Saturday, October 13, 2012

Weekend Post - Skeptical feedback

Anyone who writes or blogs about science, critical thinking and skepticism is obliged to take criticism. Its part of the job description. It’s also one of the cornerstones of the scientific method. You open your ideas to criticism from others. That criticism can be both positive and negative of course, at its best it’s constructive, opening up the ideas to correction, improvement or perhaps even rejection.

Some belief systems aren’t as logical. I once had a conversation on radio with a senior representative of the so-called Church of Scientology who defended their habit of keeping their “teachings” secret until recruits had paid enough money to climb high enough up their preposterous levels of “Operating Thetans”. They claimed that all religions had secret scriptures like theirs but this is simply hogwash. I don’t share the belief systems of my Christian and Muslim fellow columnists in the Weekend Post but I’ll admit this. Neither of them will hide any of their beliefs from you and me. In fact, like all legitimate religions they seem rather proud of their beliefs. There are no hidden scriptures in a genuine religion. The most senior adherent, whether it’s a Pope or an Imam, believes the same things as the most humble new entrant. Not so the Scientologists. Only when you’ve given them your life savings do they share with you the psychotic claptrap about alien spirits, galactic overlords and evil psychiatrists.

But science is above all of that. Science, and the people who think the scientific method is the most useful intellectual tool we have, are prepared to take criticism. Even when it’s utterly silly.

In March I wrote about the misuse of the word “quantum”. My point was simple. On almost every occasion when you hear or read the word “quantum” you can be certain that the person speaking or writing is about to talk rubbish. I said that very clearly. So few people have a real grasp of quantum physics that you have to be very careful who you listen to. Here’s a simple rule I think works. Never trust anything you read about quantum physics unless the author is either a specialist in quantum physics him or herself or the author names the physicist he or she is quoting. Unless the scientist quoted is called Feynman or Hawking you should do some Googling before believing anything that is said. Trust nothing that is said about quantum physics by a journalist until you have consulted someone who knows a little. All stories written by reporters about time travel, teleportation or multiple universes must not be believed.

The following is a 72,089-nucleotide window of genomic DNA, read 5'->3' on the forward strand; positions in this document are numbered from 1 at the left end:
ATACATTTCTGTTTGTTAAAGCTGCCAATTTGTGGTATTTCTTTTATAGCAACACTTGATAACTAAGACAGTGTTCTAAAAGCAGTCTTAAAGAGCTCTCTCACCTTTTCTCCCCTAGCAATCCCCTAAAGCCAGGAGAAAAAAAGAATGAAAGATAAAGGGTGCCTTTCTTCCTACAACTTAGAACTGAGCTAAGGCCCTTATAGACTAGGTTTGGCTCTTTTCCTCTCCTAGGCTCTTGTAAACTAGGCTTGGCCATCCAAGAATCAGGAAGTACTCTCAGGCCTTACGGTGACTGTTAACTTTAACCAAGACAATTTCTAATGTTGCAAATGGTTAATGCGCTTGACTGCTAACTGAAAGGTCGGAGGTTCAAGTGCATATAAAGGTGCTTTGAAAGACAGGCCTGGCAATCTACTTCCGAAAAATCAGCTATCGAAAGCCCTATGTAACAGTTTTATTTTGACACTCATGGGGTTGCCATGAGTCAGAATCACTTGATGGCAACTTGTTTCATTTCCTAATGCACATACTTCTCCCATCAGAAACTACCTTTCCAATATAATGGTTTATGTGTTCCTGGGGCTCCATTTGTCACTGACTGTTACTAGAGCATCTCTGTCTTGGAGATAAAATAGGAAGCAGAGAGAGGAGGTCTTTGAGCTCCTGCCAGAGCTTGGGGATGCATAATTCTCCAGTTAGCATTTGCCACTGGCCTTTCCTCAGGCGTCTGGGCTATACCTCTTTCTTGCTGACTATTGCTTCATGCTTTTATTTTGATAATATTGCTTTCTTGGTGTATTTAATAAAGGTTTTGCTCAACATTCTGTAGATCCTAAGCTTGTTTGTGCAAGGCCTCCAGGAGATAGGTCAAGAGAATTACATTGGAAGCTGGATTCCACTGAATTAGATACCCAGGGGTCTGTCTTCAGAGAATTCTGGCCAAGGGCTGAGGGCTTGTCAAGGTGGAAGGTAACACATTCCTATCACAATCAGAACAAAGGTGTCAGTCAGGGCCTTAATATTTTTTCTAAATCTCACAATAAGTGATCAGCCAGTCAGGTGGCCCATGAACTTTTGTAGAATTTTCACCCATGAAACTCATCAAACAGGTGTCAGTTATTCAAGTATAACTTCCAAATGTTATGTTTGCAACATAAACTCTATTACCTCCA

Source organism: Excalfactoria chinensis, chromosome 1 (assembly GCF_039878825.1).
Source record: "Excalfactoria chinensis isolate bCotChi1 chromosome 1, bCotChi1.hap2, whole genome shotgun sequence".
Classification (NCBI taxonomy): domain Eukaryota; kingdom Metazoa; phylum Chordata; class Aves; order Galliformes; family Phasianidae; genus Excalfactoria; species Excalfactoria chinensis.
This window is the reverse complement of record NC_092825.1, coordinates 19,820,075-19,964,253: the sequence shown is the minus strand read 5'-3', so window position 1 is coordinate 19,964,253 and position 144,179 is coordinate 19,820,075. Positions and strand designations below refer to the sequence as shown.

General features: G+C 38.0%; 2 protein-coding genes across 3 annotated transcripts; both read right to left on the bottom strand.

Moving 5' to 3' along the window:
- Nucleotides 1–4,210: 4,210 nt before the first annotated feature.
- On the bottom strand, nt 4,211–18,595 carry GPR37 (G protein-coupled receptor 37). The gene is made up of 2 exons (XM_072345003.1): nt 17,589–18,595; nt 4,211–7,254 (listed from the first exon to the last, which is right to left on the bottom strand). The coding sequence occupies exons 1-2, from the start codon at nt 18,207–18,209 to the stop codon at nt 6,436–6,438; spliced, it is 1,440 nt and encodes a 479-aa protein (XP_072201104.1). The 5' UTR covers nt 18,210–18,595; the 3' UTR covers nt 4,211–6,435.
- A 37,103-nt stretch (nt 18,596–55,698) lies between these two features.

Above all, anything you read that refers to quantum physics and also mentions consciousness, healing or God was written by someone who doesn’t understand any of the above.

I got a response about that article I wrote. Someone who preferred to remain anonymous said that my use of:
“words like rubbish to discredit views you don't agree with is a bit intolerant. Nothing in this world is absolutely certain including even our precious science. wisdom whispers: 'when you feel most certain, you should doubt yourself more'. Pride leads to a rapid fall, Lucifer can testify to that.”
Let me take the points one at a time.

Actually it IS acceptable to use words like “rubbish” to discredit view I don’t agree with when those “views” either have no evidence to support them or are based on lies. The claims I was criticizing were, in fact, based on lies, deliberate distortions and fraud. I specifically referred to the “bogus ‘therapists’ offering their health-related services using a device often called the QXCI.”

The QXCI machine claims to be a biofeedback tool that combines:
“the best of biofeedback, stress reduction, Rife machines, homeopathic medicine, bioresonance, electro-acupuncture, computer technology and quantum physics.”
That, I’m afraid is a deception, a lie and a fraud. It’s all utter and complete rubbish.

The complainant also says that nothing is absolutely certain. I agree entirely but at any current moment science has actually given us the best available explanation for the world and it’s contents. The fact that there is doubt doesn’t mean you can replace the doubt or gaps in scientific knowledge with fairytales.

As for doubt, yes, that’s a core part of the scientific method. That takes some confidence to understand.

As for the business about Lucifer, don’t you think it’s interesting that the name Lucifer, often given as the Christian boogeyman, the Devil, can be translated as “bringer of light”? It’s almost as if they didn’t like illumination and preferred their flock of sheep to remain in darkness. But maybe that’s just playing with words.

So sorry to the reader who complained, I’m not planning to change my thoughts or my words about quantum claptrap. It’s hogwash, nonsense and utter rubbish used by either the na├»ve, ill-educated or the fraudulent. Anyone selling such silliness deserves to be in the rubbish heap.

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